Controlled Substances Act

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In the US, the Controlled Substances Act regulates pharmaceuticals. It divides drugs into classes called schedules and established rules for enforcement of the schedules.

Contents

Drug Schedules

Required findings as followed:

Schedule I.

(A) The drug or other substance has a high potential for abuse.
(B) The drug or other substance has no currently accepted medical use in treatment in the United States.
(C) There is a lack of accepted safety for use of the drug or other substance under medical supervision.

Examples of Schedule I drugs include heroin and other opiates, methampethines, MDMA (ecstasy), LSD, marijuana, and mescaline.

Schedule II.

(A) The drug or other substance has a high potential for abuse.
(B) The drug or other substance has a currently accepted medical use in treatment in the United States or a currently accepted medical use with severe restrictions.
(C) Abuse of the drug or other substances may lead to severe psychological or physical dependence.

Schedule II drugs include some opiate pain medications (e.g., morphine, methadone), cocaine (legal as a topical surgical anesthetic only), Ritalin, amphetamines, opium, and barbiturates.

Schedule III.

(A) The drug or other substance has a potential for abuse less than the drugs or other substances in schedules I and II.
(B) The drug or other substance has a currently accepted medical use in treatment in the United States.
(C) Abuse of the drug or other substance may lead to moderate or low physical dependence or high psychologicaldependence.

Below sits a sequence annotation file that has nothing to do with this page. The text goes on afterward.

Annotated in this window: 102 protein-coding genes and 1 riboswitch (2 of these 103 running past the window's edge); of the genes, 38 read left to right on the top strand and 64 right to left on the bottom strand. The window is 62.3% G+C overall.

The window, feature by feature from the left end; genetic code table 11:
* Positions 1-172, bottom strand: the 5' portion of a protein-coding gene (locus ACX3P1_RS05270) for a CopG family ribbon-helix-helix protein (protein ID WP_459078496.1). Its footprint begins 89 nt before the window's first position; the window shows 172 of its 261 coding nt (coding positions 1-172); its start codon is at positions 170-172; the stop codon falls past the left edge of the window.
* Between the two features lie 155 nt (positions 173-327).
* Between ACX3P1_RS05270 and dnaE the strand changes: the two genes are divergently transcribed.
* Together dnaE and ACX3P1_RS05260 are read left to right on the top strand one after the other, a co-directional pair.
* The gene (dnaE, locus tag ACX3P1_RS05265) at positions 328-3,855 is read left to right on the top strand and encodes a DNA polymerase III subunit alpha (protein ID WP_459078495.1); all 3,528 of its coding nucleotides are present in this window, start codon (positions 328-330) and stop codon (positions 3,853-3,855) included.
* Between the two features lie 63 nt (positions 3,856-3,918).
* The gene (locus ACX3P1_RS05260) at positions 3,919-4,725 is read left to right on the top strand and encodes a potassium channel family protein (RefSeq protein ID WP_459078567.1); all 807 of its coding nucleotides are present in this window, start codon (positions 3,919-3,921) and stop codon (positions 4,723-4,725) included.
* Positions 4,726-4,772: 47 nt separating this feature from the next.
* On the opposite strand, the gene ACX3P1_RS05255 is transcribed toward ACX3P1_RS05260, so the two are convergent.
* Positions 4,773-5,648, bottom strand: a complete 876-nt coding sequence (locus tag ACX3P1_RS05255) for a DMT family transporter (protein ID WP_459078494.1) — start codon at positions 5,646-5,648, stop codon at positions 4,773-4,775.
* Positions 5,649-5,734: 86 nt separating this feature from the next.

Anabolic steroids, ketamine, and certain pain and stimulant medications are listed on Schedule III.

Schedule IV.

(A) The drug or other substance has a low potential for abuse relative to the drugs or other substances in schedule III.
(B) The drug or other substance has a currently accepted medical use in treatment in the United States.
(C) Abuse of the drug or other substance may lead to limited physical dependence or psychological dependence relative to the drugs or other substances in schedule III.

Examples of Schedule IV substances include many psychotropic medications (e.g., Xanax, Ativan, Provigil), diet drugs (e.g., Redux), rohypnol, and Ambien.

Schedule V.

(A) The drug or other substance has a low potential for abuse relative to the drugs or other substances in schedule IV.
(B) The drug or other substance has a currently accepted medical use in treatment in the United States.
(C) Abuse of the drug or other substance may lead to limited physical dependence or psychological dependence relative to the drugs or other substances in schedule IV.

Substances on Schedule V primarily include medications containing smaller doses of opiates (e.g., cough syrups).

Constitutionality

The constitutionality of the Controlled Substance Act has been disputed. In 1972, the National Commission on Marijuana and Drug Abuse, commissioned by President Richard Nixon, reported questioned whether the Act has violated various constitutional limitation on federal power. Nixon and the Congress ignored the committee's findings and the Act was implemented anyways. In 2005, the Supreme Court decided in case Gonzales v. Raich, in a 6-3 decision that the Controlled Substance Act did not violate the Commerce Clause in United States Constitution. The decision cited Wickard v. Filburn, an FDR-era case that significantly expanded federal power over intrastate commerce.

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